Charles S. Peirce

Chapt. 4 (2nd draft)

MS 195 (Robin 368): Writings 3, 32-34
Fall 1872

        The memory often deceives us. We not unfrequently feel as though we had had a certain sensation or had been in a certain situation before, when it is, in fact, something entirely new. In fact, to remember is to have a certain feeling now, which makes me think that I formerly had another feeling. I do not directly know that former feeling; for it is past. I only know the feeling of remembering it; and whether I really remember it, or only seem to do so, is a matter of judgment. The only thing then of which I am immediately aware, is the feeling of the passing moment.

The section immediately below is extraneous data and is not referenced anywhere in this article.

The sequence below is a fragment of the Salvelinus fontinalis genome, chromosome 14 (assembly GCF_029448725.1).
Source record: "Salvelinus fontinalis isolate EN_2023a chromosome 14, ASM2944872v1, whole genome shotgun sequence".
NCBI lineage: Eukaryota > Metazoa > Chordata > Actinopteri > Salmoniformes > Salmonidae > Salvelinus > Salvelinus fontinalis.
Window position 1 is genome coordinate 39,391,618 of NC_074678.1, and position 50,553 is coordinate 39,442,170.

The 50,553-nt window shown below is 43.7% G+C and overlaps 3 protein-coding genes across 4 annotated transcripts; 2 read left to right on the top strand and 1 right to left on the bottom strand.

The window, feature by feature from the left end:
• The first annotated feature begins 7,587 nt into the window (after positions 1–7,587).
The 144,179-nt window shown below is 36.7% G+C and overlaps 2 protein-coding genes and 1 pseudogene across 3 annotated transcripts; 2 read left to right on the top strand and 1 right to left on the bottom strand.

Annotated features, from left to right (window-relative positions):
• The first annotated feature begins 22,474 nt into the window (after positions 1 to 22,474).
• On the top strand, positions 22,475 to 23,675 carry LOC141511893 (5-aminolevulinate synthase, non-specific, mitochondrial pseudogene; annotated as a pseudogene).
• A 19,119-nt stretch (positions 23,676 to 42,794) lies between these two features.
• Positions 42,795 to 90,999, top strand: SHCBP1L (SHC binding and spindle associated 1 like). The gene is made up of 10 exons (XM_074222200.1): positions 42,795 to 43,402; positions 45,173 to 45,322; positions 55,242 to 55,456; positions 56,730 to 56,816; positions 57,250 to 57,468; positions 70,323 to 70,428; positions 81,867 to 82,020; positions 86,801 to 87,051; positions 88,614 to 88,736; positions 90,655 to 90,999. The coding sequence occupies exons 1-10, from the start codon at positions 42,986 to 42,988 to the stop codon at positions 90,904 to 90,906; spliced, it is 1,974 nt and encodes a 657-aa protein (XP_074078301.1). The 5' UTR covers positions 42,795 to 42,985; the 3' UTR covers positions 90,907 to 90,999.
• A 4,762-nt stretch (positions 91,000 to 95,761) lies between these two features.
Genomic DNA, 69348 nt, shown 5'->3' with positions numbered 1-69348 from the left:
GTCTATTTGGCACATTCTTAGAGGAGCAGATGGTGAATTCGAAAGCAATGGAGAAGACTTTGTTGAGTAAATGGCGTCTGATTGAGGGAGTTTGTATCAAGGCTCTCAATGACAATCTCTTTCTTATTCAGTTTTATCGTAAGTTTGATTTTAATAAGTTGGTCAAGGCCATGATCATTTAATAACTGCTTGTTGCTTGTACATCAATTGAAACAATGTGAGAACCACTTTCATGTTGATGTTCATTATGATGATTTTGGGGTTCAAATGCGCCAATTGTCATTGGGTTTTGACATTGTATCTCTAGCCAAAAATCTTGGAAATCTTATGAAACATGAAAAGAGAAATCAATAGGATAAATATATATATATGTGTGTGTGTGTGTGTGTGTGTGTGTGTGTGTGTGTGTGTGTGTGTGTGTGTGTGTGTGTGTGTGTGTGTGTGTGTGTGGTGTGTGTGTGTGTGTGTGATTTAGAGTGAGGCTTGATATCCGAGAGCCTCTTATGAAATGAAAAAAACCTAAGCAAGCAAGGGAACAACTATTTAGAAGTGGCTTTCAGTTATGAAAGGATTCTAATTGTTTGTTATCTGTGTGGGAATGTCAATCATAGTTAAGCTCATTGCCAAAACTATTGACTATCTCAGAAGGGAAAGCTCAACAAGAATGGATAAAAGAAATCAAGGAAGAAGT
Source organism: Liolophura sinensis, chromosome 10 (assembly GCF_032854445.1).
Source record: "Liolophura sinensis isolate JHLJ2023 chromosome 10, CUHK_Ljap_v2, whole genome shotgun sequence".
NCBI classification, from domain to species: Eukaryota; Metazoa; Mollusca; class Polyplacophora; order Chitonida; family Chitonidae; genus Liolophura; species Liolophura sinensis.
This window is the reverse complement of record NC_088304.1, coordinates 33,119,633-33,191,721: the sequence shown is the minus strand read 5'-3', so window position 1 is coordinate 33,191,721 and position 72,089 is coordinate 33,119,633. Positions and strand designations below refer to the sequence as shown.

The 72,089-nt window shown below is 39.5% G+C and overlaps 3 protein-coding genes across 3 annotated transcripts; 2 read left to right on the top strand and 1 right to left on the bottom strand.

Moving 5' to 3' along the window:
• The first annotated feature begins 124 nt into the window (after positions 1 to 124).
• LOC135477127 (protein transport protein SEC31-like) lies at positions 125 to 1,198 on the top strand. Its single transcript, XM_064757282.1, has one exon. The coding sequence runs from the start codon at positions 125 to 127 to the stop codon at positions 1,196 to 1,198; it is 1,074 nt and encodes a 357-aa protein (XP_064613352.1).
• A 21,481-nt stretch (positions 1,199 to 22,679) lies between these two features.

If I can not know even what has passed in my mind, or what will pass in it, at some other time than at present, much less can I know immediately what is external to my mind. Uninstructed persons are apt to think, that when they see a chair, for example, the whole form of that chair is impressed upon their minds at once, by an immediate perception, without any reasoning process by which the sensation is worked up, and brought into intelligible shape. But, in the first place, supposing the chair to be looked at with one eye. It is clear that the most that can be impressed upon the retina, is a flat picture of it. The vision of the chair in three dimensions, is an interpretation of this picture; but is not itself the picture. If it is looked at with both eyes, two differing pictures are made on the two retinas; and the vision of it as one will result from a still more complicated mental process. In point of fact, however, not even two dimensions are given in an immediate visual sensation; because the retina is not spread out like a sheet of paper; but consists of innumerable needle-points, which are directed towards the light, and the top of each of which is sensitive. No one of these, gives any sensation of extension, but only a flash of light without any reference to extension; therefore, all of them together give no sensation of extension, except so far as the mind is able to interpret the signs of extension which they present. It is well understood from the labors of those who have devoted themselves to the study of physiological optics, that these are but indirectly even signs of extension being primarily signs of the muscular motion which is necessary to pass from one point to another. But even if the image of the chair in its three dimensions were directly given, as it is not; still it would not be given as external to the mind. In that sensation there would be contained no decision, whether it were external or whether it were a dream; though signs might be given upon which such a decision could be based. The very fact, that dreams deceive us, shows that in the sensation itself, there is contained no judgment of the externality of the object—at least none that is of any value. A dream is distinguishable from a reality by certain signs: it is dim, and vague, and does not cohere with the rest of experience, and it is capable of explanation by the principle of association from what we have really experienced. And the opposite characters are the signs by which we know real experiences to be real. It needs no argument to show that all that we are immediately aware of is the feeling of the passing moment. And that everything outside of that, is known by this which is the sign of it. There are some feelings which are caused by previous feelings, according to certain laws which are called the laws of the association of ideas. And these are the great body of what is present to the mind, and include all that we pay particular attention to, or value; because it is naturally the results of mental action that are of importance; while the feelings from which they spring, are examined into only when the mental process comes to be subjected to currents of criticism. The other class of feelings or, perhaps, we should rather say, elements of feeling, is not so explicable by the laws of association from what has gone before in the mind, but involves something altogether new. These are termed the impressions of sense; and it is very difficult, if not impossible, for us to separate these entirely from the results of that elaboration of thought to which they are immediately subjected. It may be said, therefore, that thought, as we know it, is a stream, which, as it goes on, is enlarged by new additions. And yet, all that we can distinctly trace, is. the flow; and we can not put our finger on the points at which the new matter emerges. Thus, thought, if it takes place according to that fourth method of inquiry which is termed investigation, as it does upon most subjects, and as it doubtless will come to do on all subjects, reaches at last, as we have seen, a certain definite conclusion. And according to what has been said, the whole struggle which is the motive for investigation, is towards this settled belief and nothing else. So that that to which every image and thought in our minds endeavors to conform, and which it strives to represent, is nothing else than what will be believed in the final upshot of inquiry. On the other hand, if we mount the stream of thought instead of descending it, we see each thought caused by previous thought, until at last we reach the original sensations, which it is supposed themselves are caused by something external. In using the word "supposed," I do not wish to imply that there is any room for doubt in the matter; but only that the external realities are not themselves the immediate object of thought but are only what it is necessary to suppose exist, to account for the phenomena of sensation. We find in this stream of thought, in this succession of images, a certain coherency, harmony or consistency, which can not be due entirely to the laws of association themselves; but which extends into the additions which are made to the body of our thought from without. And it is this coherency of experience which demonstrates the existence of a reality; or something permanent and fixed, to which our thought and experience, more or less perfectly, corresponds. Now we may suppose that this reality is to be found at the one or the other extremity of the stream of thought. It either lies in some external permanency, which causes the sensation; or in the fixed opinion in which the process of thought is destined to result. Let us examine these two opposite conceptions of reality. The first one is very simple and familiar and will require no explanation.